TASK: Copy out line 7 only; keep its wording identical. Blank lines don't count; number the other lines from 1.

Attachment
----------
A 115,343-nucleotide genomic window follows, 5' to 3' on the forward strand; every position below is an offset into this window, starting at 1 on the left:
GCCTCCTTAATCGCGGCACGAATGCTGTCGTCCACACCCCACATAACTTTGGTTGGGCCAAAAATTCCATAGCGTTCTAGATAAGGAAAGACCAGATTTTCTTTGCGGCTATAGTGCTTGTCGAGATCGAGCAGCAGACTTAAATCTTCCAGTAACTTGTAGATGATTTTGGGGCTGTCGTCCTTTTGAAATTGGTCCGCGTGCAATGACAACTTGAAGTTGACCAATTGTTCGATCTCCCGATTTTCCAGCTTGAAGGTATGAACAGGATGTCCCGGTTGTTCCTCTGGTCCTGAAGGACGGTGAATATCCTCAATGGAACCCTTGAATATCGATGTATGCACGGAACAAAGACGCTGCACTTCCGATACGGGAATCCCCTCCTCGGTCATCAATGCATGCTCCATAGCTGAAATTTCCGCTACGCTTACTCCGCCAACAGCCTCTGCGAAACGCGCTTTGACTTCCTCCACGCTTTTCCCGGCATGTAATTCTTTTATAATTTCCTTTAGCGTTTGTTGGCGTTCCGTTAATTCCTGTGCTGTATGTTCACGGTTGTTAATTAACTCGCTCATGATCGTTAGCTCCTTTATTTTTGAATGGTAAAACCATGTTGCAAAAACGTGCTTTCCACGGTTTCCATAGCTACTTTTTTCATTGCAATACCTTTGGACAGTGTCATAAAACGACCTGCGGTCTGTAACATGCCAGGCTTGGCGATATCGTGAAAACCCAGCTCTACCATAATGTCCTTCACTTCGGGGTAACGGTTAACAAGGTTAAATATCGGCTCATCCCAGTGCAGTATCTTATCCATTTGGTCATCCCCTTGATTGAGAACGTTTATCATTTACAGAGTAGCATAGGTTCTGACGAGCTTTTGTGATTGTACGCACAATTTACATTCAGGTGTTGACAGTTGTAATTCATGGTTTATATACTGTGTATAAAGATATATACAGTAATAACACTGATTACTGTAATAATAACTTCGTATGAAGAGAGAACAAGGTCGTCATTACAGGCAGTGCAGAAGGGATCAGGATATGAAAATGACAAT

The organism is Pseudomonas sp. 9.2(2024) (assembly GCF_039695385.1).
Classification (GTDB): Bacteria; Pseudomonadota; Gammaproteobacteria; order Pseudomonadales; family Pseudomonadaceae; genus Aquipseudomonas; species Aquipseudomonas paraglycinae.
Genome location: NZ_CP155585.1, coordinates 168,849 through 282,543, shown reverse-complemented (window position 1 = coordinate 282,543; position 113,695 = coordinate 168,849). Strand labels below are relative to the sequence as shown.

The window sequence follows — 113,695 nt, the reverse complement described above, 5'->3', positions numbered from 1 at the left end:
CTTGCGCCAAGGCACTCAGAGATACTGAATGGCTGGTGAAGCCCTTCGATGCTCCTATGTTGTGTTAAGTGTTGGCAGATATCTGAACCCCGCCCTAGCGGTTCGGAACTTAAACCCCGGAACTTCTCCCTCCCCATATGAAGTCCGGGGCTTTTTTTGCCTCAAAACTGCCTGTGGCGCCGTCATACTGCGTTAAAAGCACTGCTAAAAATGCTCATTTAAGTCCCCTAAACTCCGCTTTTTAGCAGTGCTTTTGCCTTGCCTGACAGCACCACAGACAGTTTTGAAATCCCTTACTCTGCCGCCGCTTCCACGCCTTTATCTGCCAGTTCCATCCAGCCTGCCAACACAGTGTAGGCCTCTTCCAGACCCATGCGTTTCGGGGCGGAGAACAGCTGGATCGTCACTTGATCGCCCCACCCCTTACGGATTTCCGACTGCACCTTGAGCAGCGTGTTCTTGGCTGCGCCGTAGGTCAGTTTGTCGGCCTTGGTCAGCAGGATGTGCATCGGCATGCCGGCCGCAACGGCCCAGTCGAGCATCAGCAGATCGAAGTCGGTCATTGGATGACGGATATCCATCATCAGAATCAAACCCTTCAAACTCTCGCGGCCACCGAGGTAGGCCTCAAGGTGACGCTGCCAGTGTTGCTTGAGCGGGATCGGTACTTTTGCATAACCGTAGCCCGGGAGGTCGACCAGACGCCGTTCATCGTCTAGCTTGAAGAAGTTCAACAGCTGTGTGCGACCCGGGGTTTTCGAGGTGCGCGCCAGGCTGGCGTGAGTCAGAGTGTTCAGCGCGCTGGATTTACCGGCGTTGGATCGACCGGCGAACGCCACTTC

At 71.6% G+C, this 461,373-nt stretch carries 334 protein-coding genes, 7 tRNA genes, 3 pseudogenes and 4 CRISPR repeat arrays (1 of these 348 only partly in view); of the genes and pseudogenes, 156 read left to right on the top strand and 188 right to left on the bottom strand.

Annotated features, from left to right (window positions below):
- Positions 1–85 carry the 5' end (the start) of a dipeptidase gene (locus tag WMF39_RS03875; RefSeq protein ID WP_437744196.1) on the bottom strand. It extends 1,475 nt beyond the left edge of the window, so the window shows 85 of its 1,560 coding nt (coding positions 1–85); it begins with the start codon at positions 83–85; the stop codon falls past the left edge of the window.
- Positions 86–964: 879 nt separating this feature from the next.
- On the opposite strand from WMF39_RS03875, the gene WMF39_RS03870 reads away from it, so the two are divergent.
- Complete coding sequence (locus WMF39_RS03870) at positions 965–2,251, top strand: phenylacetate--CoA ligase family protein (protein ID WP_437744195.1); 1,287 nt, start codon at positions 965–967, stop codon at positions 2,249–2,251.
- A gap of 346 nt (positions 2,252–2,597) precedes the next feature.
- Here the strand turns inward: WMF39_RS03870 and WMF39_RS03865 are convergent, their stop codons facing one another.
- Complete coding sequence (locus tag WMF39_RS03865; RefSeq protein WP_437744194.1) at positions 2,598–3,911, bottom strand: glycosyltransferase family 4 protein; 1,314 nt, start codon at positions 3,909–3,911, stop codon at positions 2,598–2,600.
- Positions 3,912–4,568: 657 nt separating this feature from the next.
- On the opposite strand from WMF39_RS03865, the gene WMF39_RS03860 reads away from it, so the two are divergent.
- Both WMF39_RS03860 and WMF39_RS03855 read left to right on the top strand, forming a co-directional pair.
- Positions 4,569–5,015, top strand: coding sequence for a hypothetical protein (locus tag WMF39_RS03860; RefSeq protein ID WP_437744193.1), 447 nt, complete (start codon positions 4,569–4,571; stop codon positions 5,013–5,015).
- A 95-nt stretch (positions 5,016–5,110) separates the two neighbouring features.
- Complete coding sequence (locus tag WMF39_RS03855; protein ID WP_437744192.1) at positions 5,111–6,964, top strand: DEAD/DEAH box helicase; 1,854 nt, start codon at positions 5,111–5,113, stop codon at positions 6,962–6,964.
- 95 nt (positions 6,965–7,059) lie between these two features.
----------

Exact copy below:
CTTGCGCCAAGGCACTCAGAGATACTGAATGGCTGGTGAAGCCCTTCGATGCTCCTATGTTGTGTTAAGTGTTGGCAGATATCTGAACCCCGCCCTAGCGGTTCGGAACTTAAACCCCGGAACTTCTCCCTCCCCATATGAAGTCCGGGGCTTTTTTTGCCTCAAAACTGCCTGTGGCGCCGTCATACTGCGTTAAAAGCACTGCTAAAAATGCTCATTTAAGTCCCCTAAACTCCGCTTTTTAGCAGTGCTTTTGCCTTGCCTGACAGCACCACAGACAGTTTTGAAATCCCTTACTCTGCCGCCGCTTCCACGCCTTTATCTGCCAGTTCCATCCAGCCTGCCAACACAGTGTAGGCCTCTTCCAGACCCATGCGTTTCGGGGCGGAGAACAGCTGGATCGTCACTTGATCGCCCCACCCCTTACGGATTTCCGACTGCACCTTGAGCAGCGTGTTCTTGGCTGCGCCGTAGGTCAGTTTGTCGGCCTTGGTCAGCAGGATGTGCATCGGCATGCCGGCCGCAACGGCCCAGTCGAGCATCAGCAGATCGAAGTCGGTCATTGGATGACGGATATCCATCATCAGAATCAAACCCTTCAAACTCTCGCGGCCACCGAGGTAGGCCTCAAGGTGACGCTGCCAGTGTTGCTTGAGCGGGATCGGTACTTTTGCATAACCGTAGCCCGGGAGGTCGACCAGACGCCGTTCATCGTCTAGCTTGAAGAAGTTCAACAGCTGTGTGCGACCCGGGGTTTTCGAGGTGCGCGCCAGGCTGGCGTGAGTCAGAGTGTTCAGCGCGCTGGATTTACCGGCGTTGGATCGACCGGCGAACGCCACTTC